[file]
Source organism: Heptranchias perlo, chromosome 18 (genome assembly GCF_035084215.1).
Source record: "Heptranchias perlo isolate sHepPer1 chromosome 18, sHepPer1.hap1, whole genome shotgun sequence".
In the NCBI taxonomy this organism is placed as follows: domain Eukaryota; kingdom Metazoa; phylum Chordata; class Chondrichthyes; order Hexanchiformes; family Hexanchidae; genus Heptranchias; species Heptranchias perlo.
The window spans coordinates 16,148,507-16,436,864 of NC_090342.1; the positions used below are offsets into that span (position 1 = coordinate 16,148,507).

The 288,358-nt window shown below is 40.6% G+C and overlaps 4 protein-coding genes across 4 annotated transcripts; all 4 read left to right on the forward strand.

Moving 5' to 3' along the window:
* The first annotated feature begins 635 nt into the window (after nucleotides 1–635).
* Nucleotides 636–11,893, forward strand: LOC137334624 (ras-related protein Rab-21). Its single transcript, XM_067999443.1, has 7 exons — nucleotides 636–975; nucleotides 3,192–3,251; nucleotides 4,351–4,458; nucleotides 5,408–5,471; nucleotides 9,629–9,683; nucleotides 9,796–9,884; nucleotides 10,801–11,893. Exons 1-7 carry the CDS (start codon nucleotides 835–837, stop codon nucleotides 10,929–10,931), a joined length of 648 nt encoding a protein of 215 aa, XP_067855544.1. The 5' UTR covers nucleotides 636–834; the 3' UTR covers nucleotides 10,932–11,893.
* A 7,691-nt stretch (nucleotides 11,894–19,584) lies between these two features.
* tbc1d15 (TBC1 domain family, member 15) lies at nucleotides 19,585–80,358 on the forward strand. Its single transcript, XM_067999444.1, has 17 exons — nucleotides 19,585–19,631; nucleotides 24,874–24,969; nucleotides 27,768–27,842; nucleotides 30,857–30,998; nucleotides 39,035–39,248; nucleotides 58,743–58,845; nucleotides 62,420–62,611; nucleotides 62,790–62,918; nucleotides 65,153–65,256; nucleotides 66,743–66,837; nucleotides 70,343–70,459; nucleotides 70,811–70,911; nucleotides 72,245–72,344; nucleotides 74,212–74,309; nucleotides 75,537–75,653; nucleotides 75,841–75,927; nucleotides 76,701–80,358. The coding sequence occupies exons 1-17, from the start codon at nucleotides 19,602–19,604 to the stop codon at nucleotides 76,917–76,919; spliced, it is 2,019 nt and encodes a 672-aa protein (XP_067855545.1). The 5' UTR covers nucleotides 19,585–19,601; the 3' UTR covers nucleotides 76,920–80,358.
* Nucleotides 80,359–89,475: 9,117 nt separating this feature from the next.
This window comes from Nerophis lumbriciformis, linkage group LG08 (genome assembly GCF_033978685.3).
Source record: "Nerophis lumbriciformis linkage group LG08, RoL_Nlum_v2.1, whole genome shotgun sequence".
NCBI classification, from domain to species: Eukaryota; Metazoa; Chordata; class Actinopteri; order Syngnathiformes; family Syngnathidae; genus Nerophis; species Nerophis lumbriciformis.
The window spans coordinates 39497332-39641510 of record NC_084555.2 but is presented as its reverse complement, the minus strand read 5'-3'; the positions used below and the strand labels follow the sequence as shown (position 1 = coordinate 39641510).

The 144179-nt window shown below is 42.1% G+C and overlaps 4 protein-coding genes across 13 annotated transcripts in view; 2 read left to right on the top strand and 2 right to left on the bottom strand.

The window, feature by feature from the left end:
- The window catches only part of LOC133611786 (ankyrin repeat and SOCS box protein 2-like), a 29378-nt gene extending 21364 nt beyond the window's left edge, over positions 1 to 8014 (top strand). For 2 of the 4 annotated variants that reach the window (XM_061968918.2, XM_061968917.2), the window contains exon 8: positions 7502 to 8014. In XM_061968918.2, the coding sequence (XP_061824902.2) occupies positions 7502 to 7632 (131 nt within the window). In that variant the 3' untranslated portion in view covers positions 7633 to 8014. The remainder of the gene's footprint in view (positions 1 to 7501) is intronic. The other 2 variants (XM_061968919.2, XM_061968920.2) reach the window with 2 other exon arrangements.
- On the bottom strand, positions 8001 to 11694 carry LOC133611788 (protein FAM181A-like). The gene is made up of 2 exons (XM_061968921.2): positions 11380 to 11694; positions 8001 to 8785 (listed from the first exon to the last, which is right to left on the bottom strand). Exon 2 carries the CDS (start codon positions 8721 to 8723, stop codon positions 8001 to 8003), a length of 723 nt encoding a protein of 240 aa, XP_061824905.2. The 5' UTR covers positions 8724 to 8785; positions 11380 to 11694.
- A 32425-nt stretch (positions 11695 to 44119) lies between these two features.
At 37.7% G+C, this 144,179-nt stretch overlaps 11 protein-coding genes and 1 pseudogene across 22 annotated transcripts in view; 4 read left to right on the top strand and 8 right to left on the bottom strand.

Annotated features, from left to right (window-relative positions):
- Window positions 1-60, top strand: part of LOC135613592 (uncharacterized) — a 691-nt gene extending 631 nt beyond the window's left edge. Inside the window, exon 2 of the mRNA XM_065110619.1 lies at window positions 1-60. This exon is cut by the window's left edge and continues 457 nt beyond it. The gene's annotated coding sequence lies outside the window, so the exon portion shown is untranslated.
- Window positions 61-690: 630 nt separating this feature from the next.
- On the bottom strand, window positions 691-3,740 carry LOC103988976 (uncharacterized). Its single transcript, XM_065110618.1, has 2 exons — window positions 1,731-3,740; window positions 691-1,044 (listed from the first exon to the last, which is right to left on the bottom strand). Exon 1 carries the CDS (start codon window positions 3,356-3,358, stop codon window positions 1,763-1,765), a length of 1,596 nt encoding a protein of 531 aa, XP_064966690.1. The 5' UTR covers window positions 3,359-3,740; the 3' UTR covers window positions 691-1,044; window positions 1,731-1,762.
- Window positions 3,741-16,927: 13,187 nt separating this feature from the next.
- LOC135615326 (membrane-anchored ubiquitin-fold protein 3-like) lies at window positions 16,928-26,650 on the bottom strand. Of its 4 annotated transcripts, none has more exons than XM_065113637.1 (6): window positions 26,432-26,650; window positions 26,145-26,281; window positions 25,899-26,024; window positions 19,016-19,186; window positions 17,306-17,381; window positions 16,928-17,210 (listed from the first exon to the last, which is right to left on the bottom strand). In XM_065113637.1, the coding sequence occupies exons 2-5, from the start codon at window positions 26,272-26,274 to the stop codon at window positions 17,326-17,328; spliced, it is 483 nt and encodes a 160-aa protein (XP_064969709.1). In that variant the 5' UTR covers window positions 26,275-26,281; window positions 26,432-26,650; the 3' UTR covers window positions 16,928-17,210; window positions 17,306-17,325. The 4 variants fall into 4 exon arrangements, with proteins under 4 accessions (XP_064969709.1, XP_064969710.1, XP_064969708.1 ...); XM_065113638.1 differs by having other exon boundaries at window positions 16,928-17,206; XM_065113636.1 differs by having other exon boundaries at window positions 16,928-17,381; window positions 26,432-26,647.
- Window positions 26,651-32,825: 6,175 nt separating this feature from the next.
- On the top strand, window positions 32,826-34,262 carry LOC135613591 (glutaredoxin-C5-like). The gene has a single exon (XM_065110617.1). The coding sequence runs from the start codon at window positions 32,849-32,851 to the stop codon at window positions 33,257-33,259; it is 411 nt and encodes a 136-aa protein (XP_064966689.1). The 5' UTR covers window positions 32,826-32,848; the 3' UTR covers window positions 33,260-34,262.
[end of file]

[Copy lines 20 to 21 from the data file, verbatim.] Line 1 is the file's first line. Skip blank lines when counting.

- A 32425-nt stretch (positions 11695 to 44119) lies between these two features.
At 37.7% G+C, this 144,179-nt stretch overlaps 11 protein-coding genes and 1 pseudogene across 22 annotated transcripts in view; 4 read left to right on the top strand and 8 right to left on the bottom strand.